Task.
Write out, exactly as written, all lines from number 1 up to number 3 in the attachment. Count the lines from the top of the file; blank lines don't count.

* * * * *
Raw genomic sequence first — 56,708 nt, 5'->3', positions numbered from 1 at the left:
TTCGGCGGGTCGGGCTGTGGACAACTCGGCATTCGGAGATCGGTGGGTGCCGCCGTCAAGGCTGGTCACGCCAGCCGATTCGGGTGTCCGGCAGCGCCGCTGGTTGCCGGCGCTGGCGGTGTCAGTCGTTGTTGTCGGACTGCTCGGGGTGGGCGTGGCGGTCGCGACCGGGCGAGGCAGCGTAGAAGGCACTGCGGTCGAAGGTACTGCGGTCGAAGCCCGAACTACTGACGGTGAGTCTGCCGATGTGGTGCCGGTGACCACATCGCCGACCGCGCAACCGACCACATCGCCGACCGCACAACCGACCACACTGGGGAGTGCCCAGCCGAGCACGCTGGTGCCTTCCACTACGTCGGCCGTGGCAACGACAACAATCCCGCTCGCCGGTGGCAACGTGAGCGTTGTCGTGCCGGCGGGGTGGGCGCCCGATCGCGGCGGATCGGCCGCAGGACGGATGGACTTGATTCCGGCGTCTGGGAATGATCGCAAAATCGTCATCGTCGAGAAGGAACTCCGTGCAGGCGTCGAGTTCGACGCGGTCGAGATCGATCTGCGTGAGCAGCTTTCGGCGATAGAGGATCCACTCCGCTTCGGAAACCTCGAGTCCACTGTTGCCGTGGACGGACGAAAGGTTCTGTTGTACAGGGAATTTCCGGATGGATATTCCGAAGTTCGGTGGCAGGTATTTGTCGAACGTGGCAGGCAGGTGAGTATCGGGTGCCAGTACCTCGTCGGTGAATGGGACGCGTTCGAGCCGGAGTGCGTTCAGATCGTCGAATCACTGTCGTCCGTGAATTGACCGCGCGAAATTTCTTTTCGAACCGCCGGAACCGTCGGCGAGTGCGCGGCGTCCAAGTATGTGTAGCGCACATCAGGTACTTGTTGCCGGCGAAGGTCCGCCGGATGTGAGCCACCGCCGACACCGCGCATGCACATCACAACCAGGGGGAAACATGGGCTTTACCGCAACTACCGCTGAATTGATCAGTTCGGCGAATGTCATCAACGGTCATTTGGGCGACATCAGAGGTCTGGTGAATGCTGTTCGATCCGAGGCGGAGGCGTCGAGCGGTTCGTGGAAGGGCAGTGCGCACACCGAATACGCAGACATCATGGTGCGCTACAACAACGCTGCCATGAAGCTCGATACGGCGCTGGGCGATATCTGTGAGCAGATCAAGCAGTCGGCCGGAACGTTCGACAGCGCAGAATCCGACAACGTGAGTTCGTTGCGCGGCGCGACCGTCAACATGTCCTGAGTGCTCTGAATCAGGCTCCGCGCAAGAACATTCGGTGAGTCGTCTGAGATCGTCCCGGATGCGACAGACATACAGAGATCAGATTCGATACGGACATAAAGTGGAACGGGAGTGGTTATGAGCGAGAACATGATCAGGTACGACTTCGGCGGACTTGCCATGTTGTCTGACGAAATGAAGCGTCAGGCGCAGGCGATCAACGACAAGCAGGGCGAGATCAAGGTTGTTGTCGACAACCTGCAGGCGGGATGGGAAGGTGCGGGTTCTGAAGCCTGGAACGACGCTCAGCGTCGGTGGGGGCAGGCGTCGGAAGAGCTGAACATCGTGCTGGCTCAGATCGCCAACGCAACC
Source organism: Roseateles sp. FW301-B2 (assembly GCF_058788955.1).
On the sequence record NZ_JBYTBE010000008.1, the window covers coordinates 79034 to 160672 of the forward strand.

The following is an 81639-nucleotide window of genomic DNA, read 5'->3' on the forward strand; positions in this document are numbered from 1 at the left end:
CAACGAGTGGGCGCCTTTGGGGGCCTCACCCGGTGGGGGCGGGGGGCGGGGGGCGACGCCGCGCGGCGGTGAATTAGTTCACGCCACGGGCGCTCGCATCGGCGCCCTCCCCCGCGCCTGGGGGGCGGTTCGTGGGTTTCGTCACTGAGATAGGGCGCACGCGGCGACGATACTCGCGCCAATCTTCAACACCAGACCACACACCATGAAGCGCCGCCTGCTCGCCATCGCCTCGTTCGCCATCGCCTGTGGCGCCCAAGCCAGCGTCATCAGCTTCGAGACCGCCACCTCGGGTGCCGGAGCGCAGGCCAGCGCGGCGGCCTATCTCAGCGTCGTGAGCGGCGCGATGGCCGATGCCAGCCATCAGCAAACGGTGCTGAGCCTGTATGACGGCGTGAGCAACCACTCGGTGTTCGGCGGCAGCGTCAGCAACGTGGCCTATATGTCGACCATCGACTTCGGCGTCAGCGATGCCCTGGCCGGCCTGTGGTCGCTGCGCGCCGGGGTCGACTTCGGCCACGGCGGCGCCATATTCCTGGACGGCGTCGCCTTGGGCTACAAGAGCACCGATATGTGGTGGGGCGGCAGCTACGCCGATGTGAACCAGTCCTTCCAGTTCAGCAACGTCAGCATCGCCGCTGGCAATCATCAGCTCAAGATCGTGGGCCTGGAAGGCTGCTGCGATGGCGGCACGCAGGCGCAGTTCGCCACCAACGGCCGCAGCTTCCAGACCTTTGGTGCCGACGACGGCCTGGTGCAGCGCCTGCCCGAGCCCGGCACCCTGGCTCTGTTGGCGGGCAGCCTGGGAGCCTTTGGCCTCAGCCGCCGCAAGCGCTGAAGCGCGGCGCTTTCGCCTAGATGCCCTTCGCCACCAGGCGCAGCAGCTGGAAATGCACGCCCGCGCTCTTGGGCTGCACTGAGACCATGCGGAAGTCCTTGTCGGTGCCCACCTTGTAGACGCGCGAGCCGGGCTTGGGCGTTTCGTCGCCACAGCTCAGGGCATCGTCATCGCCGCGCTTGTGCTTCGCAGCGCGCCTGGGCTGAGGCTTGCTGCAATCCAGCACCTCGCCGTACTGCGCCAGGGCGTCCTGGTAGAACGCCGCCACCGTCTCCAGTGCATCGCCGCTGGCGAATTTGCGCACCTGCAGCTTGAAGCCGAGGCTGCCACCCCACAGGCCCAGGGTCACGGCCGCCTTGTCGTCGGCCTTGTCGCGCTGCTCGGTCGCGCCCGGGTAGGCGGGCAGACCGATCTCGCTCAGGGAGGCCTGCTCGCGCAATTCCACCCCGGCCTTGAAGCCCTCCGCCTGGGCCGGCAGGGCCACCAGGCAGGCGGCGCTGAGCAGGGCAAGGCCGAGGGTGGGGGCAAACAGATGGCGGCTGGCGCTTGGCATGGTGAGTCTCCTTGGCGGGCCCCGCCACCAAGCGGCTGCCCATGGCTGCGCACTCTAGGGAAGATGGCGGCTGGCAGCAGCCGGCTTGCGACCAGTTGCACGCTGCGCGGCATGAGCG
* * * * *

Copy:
Raw genomic sequence first — 56,708 nt, 5'->3', positions numbered from 1 at the left:
TTCGGCGGGTCGGGCTGTGGACAACTCGGCATTCGGAGATCGGTGGGTGCCGCCGTCAAGGCTGGTCACGCCAGCCGATTCGGGTGTCCGGCAGCGCCGCTGGTTGCCGGCGCTGGCGGTGTCAGTCGTTGTTGTCGGACTGCTCGGGGTGGGCGTGGCGGTCGCGACCGGGCGAGGCAGCGTAGAAGGCACTGCGGTCGAAGGTACTGCGGTCGAAGCCCGAACTACTGACGGTGAGTCTGCCGATGTGGTGCCGGTGACCACATCGCCGACCGCGCAACCGACCACATCGCCGACCGCACAACCGACCACACTGGGGAGTGCCCAGCCGAGCACGCTGGTGCCTTCCACTACGTCGGCCGTGGCAACGACAACAATCCCGCTCGCCGGTGGCAACGTGAGCGTTGTCGTGCCGGCGGGGTGGGCGCCCGATCGCGGCGGATCGGCCGCAGGACGGATGGACTTGATTCCGGCGTCTGGGAATGATCGCAAAATCGTCATCGTCGAGAAGGAACTCCGTGCAGGCGTCGAGTTCGACGCGGTCGAGATCGATCTGCGTGAGCAGCTTTCGGCGATAGAGGATCCACTCCGCTTCGGAAACCTCGAGTCCACTGTTGCCGTGGACGGACGAAAGGTTCTGTTGTACAGGGAATTTCCGGATGGATATTCCGAAGTTCGGTGGCAGGTATTTGTCGAACGTGGCAGGCAGGTGAGTATCGGGTGCCAGTACCTCGTCGGTGAATGGGACGCGTTCGAGCCGGAGTGCGTTCAGATCGTCGAATCACTGTCGTCCGTGAATTGACCGCGCGAAATTTCTTTTCGAACCGCCGGAACCGTCGGCGAGTGCGCGGCGTCCAAGTATGTGTAGCGCACATCAGGTACTTGTTGCCGGCGAAGGTCCGCCGGATGTGAGCCACCGCCGACACCGCGCATGCACATCACAACCAGGGGGAAACATGGGCTTTACCGCAACTACCGCTGAATTGATCAGTTCGGCGAATGTCATCAACGGTCATTTGGGCGACATCAGAGGTCTGGTGAATGCTGTTCGATCCGAGGCGGAGGCGTCGAGCGGTTCGTGGAAGGGCAGTGCGCACACCGAATACGCAGACATCATGGTGCGCTACAACAACGCTGCCATGAAGCTCGATACGGCGCTGGGCGATATCTGTGAGCAGATCAAGCAGTCGGCCGGAACGTTCGACAGCGCAGAATCCGACAACGTGAGTTCGTTGCGCGGCGCGACCGTCAACATGTCCTGAGTGCTCTGAATCAGGCTCCGCGCAAGAACATTCGGTGAGTCGTCTGAGATCGTCCCGGATGCGACAGACATACAGAGATCAGATTCGATACGGACATAAAGTGGAACGGGAGTGGTTATGAGCGAGAACATGATCAGGTACGACTTCGGCGGACTTGCCATGTTGTCTGACGAAATGAAGCGTCAGGCGCAGGCGATCAACGACAAGCAGGGCGAGATCAAGGTTGTTGTCGACAACCTGCAGGCGGGATGGGAAGGTGCGGGTTCTGAAGCCTGGAACGACGCTCAGCGTCGGTGGGGGCAGGCGTCGGAAGAGCTGAACATCGTGCTGGCTCAGATCGCCAACGCAACC
Source organism: Roseateles sp. FW301-B2 (assembly GCF_058788955.1).